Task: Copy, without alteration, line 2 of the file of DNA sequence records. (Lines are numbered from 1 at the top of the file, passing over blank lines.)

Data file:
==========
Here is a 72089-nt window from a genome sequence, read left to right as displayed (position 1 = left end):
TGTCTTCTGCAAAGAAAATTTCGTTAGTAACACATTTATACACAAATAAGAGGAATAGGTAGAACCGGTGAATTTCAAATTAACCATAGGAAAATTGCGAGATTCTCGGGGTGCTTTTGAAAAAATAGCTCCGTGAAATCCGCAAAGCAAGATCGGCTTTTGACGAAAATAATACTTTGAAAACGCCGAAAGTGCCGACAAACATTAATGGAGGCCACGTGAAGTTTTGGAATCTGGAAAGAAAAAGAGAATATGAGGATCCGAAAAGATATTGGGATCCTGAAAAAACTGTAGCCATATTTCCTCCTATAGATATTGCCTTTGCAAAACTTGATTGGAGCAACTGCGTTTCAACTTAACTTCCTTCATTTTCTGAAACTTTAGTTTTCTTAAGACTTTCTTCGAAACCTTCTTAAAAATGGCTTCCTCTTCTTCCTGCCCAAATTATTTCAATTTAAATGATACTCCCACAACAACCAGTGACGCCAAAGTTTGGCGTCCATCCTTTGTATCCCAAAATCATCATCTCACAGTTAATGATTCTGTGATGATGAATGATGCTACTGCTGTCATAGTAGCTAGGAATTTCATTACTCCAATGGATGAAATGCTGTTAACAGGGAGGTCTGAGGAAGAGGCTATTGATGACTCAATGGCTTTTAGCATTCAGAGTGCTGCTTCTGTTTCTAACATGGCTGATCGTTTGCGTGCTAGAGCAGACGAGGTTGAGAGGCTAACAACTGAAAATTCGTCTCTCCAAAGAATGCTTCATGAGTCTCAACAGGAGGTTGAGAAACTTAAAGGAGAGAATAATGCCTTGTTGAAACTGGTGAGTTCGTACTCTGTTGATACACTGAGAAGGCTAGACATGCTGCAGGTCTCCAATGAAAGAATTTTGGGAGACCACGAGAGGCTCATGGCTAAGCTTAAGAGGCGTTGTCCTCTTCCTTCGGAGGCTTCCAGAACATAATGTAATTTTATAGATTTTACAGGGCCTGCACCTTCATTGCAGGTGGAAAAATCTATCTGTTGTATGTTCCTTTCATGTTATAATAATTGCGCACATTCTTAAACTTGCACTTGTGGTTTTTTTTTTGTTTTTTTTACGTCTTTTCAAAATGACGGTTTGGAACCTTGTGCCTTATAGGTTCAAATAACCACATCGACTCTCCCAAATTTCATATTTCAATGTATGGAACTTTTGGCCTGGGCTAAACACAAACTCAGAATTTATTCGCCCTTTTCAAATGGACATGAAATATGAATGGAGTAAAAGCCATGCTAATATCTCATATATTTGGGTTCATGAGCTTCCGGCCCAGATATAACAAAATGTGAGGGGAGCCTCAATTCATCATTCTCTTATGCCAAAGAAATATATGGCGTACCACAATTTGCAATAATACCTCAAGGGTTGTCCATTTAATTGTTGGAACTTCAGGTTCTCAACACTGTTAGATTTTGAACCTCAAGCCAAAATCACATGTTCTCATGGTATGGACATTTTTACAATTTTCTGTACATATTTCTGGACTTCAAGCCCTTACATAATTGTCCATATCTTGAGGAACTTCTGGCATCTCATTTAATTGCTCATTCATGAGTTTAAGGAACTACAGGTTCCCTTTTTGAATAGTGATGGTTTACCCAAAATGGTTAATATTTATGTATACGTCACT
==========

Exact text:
TGTCTTCTGCAAAGAAAATTTCGTTAGTAACACATTTATACACAAATAAGAGGAATAGGTAGAACCGGTGAATTTCAAATTAACCATAGGAAAATTGCGAGATTCTCGGGGTGCTTTTGAAAAAATAGCTCCGTGAAATCCGCAAAGCAAGATCGGCTTTTGACGAAAATAATACTTTGAAAACGCCGAAAGTGCCGACAAACATTAATGGAGGCCACGTGAAGTTTTGGAATCTGGAAAGAAAAAGAGAATATGAGGATCCGAAAAGATATTGGGATCCTGAAAAAACTGTAGCCATATTTCCTCCTATAGATATTGCCTTTGCAAAACTTGATTGGAGCAACTGCGTTTCAACTTAACTTCCTTCATTTTCTGAAACTTTAGTTTTCTTAAGACTTTCTTCGAAACCTTCTTAAAAATGGCTTCCTCTTCTTCCTGCCCAAATTATTTCAATTTAAATGATACTCCCACAACAACCAGTGACGCCAAAGTTTGGCGTCCATCCTTTGTATCCCAAAATCATCATCTCACAGTTAATGATTCTGTGATGATGAATGATGCTACTGCTGTCATAGTAGCTAGGAATTTCATTACTCCAATGGATGAAATGCTGTTAACAGGGAGGTCTGAGGAAGAGGCTATTGATGACTCAATGGCTTTTAGCATTCAGAGTGCTGCTTCTGTTTCTAACATGGCTGATCGTTTGCGTGCTAGAGCAGACGAGGTTGAGAGGCTAACAACTGAAAATTCGTCTCTCCAAAGAATGCTTCATGAGTCTCAACAGGAGGTTGAGAAACTTAAAGGAGAGAATAATGCCTTGTTGAAACTGGTGAGTTCGTACTCTGTTGATACACTGAGAAGGCTAGACATGCTGCAGGTCTCCAATGAAAGAATTTTGGGAGACCACGAGAGGCTCATGGCTAAGCTTAAGAGGCGTTGTCCTCTTCCTTCGGAGGCTTCCAGAACATAATGTAATTTTATAGATTTTACAGGGCCTGCACCTTCATTGCAGGTGGAAAAATCTATCTGTTGTATGTTCCTTTCATGTTATAATAATTGCGCACATTCTTAAACTTGCACTTGTGGTTTTTTTTTTGTTTTTTTTACGTCTTTTCAAAATGACGGTTTGGAACCTTGTGCCTTATAGGTTCAAATAACCACATCGACTCTCCCAAATTTCATATTTCAATGTATGGAACTTTTGGCCTGGGCTAAACACAAACTCAGAATTTATTCGCCCTTTTCAAATGGACATGAAATATGAATGGAGTAAAAGCCATGCTAATATCTCATATATTTGGGTTCATGAGCTTCCGGCCCAGATATAACAAAATGTGAGGGGAGCCTCAATTCATCATTCTCTTATGCCAAAGAAATATATGGCGTACCACAATTTGCAATAATACCTCAAGGGTTGTCCATTTAATTGTTGGAACTTCAGGTTCTCAACACTGTTAGATTTTGAACCTCAAGCCAAAATCACATGTTCTCATGGTATGGACATTTTTACAATTTTCTGTACATATTTCTGGACTTCAAGCCCTTACATAATTGTCCATATCTTGAGGAACTTCTGGCATCTCATTTAATTGCTCATTCATGAGTTTAAGGAACTACAGGTTCCCTTTTTGAATAGTGATGGTTTACCCAAAATGGTTAATATTTATGTATACGTCACT